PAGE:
The Old Testament gives us no clue to the form or nature of the kinnor, except that it was portable, comparatively light, and could be played while it was carried in processions or dances. The earliest authority to which we can refer on the subject is the Septuagint. While in some of the books kinnor is rendered by kinnura, or kinura--evidently a transliteration--in others it is translated by kithara. We cannot discuss here the question of the trustworthiness of the Septuagint as an authority for Hebrew antiquities, but considering the conservatism of the East, especially in matters of ritual, it seems at least hasty to say offhand, as Wellhausen does, that by the date of its production the whole tradition of ancient music had been lost. The translation, at all events, supplies us with an instrument of which the Hebrews could hardly have been ignorant. The kithara, which in its general outlines resembled the lyre, consisted of a rectilinear-shaped sound box from which rose two arms, connected above by a crossbar; the strings ran down from the latter to the sound-box, to which, or to a bridge on which, they were attached.
The most ancient copy of a kithara in Egypt was found in a grave of the XIIth Dynasty. It is carried by one of a company of immigrant captive Semites, who holds it close to his breast, striking the strings with a plectrum held in his right hand, and plucking them with the fingers of the left. The instrument is very primitive; it resembles a schoolboy’s slate with the upper three-fourths of the slate broken out of the frame; but it nevertheless possesses the distinctive characteristics of the kithara. In a grave at Thebes of a somewhat later date, three players are depicted, one of whom plays a kithara, also primitive in form, but with slenderer arms. Gradually, as time advanced, the simple board-like frame assumed a shape more like that afterward elaborated by the Greeks. Numerous examples have been found in Asia Minor, but further developed, especially as regards the sound-box. It may be noted that, in the Assyrian monuments, the kithara is played along with the harp, as the kinnor was with the nebhel.
The evidence furnished by Jewish coins must not be overlooked. Those stamped with representations of lyre-shaped instruments have been assigned to 142-135 BC, or to 66-70 AD. On one side we have a kithara-like instrument of 3 or more strings, with a sound-box resembling a kettle. It is true that these coins are of a late date, and the form of the instruments shown on them has obviously been modified by Greek taste, but so conservative a people as the Jews would hardly be likely to adopt an essentially foreign object for their coinage.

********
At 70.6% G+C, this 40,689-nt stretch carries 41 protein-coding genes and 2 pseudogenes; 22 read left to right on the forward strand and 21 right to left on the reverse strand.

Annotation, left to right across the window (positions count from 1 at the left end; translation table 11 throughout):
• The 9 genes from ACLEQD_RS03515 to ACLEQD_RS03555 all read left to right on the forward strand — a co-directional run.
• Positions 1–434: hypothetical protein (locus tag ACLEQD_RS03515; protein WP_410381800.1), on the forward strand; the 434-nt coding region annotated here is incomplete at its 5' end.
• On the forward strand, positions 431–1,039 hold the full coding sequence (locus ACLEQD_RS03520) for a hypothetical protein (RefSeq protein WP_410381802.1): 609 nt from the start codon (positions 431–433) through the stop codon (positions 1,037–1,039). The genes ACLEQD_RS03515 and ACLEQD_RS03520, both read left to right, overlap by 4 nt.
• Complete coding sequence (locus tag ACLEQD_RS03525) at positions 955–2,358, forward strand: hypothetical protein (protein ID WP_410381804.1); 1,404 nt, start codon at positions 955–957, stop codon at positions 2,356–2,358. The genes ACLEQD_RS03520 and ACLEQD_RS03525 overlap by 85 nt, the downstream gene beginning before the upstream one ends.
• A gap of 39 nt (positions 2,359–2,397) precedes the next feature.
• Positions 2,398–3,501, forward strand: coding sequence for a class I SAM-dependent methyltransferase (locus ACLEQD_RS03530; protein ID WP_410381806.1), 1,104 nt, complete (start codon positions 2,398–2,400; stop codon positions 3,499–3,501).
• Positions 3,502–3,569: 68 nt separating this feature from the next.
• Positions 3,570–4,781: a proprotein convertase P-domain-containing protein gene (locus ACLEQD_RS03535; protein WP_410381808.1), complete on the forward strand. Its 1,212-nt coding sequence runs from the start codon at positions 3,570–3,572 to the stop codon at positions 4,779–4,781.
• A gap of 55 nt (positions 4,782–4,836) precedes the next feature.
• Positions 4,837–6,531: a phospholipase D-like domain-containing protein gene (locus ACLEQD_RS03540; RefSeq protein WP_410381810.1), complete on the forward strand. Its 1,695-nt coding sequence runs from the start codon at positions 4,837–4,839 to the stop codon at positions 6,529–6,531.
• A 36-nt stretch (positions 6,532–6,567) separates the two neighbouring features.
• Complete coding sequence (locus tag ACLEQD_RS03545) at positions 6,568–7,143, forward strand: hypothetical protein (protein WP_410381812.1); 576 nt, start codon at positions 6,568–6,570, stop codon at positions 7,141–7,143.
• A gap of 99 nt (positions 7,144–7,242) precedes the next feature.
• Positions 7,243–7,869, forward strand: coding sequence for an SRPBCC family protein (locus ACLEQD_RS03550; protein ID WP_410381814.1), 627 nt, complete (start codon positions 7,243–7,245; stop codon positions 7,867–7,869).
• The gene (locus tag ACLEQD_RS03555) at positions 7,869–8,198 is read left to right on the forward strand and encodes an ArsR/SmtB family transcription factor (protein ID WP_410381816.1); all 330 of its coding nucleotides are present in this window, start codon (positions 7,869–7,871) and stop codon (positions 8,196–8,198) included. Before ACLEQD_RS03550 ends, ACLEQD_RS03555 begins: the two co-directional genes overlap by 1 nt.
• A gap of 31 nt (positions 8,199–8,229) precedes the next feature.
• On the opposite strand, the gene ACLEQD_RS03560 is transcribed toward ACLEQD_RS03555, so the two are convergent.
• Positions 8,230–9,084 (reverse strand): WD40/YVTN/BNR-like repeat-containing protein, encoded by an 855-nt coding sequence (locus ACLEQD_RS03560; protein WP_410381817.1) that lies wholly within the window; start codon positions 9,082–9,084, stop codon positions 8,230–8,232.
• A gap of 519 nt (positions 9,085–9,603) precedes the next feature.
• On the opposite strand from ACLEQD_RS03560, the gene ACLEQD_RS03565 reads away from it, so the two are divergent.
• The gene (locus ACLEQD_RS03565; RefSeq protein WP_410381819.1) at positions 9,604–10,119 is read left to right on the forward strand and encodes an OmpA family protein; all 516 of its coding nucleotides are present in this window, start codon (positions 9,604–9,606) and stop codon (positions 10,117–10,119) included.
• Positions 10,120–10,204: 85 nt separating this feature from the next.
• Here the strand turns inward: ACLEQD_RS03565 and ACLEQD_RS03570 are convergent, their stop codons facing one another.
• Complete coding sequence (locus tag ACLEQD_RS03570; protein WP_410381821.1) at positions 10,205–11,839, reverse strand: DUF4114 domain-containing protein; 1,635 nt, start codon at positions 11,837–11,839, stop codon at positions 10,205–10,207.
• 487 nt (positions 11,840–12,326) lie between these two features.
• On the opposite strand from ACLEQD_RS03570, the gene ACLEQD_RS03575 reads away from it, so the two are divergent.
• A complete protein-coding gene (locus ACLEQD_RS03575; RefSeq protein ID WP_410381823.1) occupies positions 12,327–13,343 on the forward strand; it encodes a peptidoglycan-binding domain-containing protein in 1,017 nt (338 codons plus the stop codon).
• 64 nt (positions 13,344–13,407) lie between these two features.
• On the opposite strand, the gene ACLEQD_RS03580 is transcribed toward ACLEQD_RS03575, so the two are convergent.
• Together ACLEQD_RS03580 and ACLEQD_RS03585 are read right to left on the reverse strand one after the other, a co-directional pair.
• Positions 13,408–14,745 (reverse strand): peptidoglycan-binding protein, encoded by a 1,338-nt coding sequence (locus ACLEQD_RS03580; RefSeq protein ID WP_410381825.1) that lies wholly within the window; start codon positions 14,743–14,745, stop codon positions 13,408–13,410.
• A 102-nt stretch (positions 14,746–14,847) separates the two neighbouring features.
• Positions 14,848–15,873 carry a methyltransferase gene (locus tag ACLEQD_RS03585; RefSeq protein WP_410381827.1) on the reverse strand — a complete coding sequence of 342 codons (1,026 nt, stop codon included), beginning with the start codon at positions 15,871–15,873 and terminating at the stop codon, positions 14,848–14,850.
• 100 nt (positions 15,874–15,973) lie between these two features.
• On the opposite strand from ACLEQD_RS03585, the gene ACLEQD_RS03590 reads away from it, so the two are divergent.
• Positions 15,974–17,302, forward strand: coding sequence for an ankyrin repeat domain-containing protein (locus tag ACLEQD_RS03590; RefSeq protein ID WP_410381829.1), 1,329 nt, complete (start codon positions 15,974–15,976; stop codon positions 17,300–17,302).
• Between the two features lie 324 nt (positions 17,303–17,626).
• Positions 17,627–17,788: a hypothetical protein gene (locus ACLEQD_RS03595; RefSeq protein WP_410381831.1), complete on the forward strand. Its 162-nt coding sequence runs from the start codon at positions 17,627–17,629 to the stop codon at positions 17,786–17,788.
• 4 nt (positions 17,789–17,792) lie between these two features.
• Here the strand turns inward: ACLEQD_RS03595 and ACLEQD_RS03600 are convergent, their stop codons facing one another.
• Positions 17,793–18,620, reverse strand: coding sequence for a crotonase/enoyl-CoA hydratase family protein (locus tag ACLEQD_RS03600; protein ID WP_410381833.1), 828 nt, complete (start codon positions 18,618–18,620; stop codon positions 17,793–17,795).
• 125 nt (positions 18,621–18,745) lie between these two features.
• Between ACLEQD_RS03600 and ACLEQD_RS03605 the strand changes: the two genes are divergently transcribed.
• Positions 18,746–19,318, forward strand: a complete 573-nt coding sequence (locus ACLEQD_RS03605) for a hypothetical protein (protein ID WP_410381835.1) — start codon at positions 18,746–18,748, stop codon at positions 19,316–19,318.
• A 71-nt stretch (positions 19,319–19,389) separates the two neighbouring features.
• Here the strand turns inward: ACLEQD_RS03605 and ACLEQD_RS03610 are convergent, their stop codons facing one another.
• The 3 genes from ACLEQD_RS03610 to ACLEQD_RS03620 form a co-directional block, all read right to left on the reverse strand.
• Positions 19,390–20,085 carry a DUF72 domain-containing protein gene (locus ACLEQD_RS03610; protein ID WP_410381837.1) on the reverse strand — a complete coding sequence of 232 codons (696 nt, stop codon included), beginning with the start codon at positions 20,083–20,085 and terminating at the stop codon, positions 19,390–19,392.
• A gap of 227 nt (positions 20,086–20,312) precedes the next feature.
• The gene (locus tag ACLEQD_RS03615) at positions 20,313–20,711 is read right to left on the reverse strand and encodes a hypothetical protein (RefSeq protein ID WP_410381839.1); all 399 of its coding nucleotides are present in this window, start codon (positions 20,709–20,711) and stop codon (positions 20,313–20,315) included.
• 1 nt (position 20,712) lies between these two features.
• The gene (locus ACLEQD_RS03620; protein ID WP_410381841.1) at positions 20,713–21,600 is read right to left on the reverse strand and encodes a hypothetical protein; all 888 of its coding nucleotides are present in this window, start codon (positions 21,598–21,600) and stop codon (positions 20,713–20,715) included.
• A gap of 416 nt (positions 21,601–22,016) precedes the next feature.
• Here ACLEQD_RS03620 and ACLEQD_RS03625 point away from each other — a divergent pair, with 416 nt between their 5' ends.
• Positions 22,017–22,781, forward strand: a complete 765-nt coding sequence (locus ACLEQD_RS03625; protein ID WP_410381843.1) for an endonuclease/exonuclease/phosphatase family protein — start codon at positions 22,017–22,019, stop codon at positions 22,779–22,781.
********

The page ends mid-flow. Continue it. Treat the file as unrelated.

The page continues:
One objection raised by Wellhausen to the identification of the kithara with the kinnor may be noted. Josephus undoubtedly says (Ant., VII, xii) that the kinnura was played with a plectrum, and in 1Sa 16:23 David plays the kinnor "with his hand." But even if this excludes the use of the plectrum in the particular case, it need not be held to disprove the identity of kinnor and kinnura. Both methods may have been in use. In paintings discovered at Herculaneum there are several instances of the lyre being played with the hand; and there is no reason for supposing that the Hebrews were restricted to one method of showing their skill, when we know that Greeks and Latins were not.
Since the ancient VSS, then, render kinnor by kithara, and the kithara, though subsequently developed and beautified by the Greeks, was originally a Semitic instrument, it is exceedingly probable, as Riehm says, "that we have to regard the ancient Hebrew kinnor, which is designated a kithara, as a still simpler form of the latter instrument. The stringed instruments on the Jewish coins are later, beautified forms of the kinnor, intermediate stage Egyptian modifications represent the intermediate stage."
The nebhel has been identified with many instruments. The literal meaning of the word, "wine-skin," has suggested that it was the bagpipe! Others have thought that it was the lute, and this is supported by reference to the Egyptian nfr, which denotes a lute-like instrument frequently depicted on the monuments. The derivation of "nbl" from "nfr" is, however, now abandoned; and no long-necked instrument has been found depicted in the possession of a Semite. The kissar was favored by Pfeiffer. Its resonance-box is made of wood, and, the upper side, being covered tightly by a skin, closely resembles a drum. From this rise two arms, connected toward the top by a crossbar; and to the latter the strings are attached. The kissar has, however, only 5 strings, as opposed to 12 ascribed by Josephus to the nebhel, and the soundbox, instead of being above, as stated by the Fathers, is situated below the strings.